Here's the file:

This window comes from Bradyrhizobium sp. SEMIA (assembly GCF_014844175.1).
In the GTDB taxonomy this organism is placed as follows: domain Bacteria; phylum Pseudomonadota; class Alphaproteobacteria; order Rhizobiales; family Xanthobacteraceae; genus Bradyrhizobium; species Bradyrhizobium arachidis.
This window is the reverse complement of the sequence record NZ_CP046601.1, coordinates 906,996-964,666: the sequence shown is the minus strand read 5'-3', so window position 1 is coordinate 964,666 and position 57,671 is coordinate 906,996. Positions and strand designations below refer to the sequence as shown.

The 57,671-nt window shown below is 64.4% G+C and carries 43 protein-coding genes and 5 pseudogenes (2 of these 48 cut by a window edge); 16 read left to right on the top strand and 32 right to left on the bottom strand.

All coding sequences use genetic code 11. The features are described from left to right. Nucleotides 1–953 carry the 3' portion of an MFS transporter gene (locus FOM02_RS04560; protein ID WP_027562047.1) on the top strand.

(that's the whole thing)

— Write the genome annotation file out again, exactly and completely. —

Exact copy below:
This window comes from Bradyrhizobium sp. SEMIA (assembly GCF_014844175.1).
In the GTDB taxonomy this organism is placed as follows: domain Bacteria; phylum Pseudomonadota; class Alphaproteobacteria; order Rhizobiales; family Xanthobacteraceae; genus Bradyrhizobium; species Bradyrhizobium arachidis.
This window is the reverse complement of the sequence record NZ_CP046601.1, coordinates 906,996-964,666: the sequence shown is the minus strand read 5'-3', so window position 1 is coordinate 964,666 and position 57,671 is coordinate 906,996. Positions and strand designations below refer to the sequence as shown.

The 57,671-nt window shown below is 64.4% G+C and carries 43 protein-coding genes and 5 pseudogenes (2 of these 48 cut by a window edge); 16 read left to right on the top strand and 32 right to left on the bottom strand.

All coding sequences use genetic code 11. The features are described from left to right. Nucleotides 1–953 carry the 3' portion of an MFS transporter gene (locus FOM02_RS04560; protein ID WP_027562047.1) on the top strand.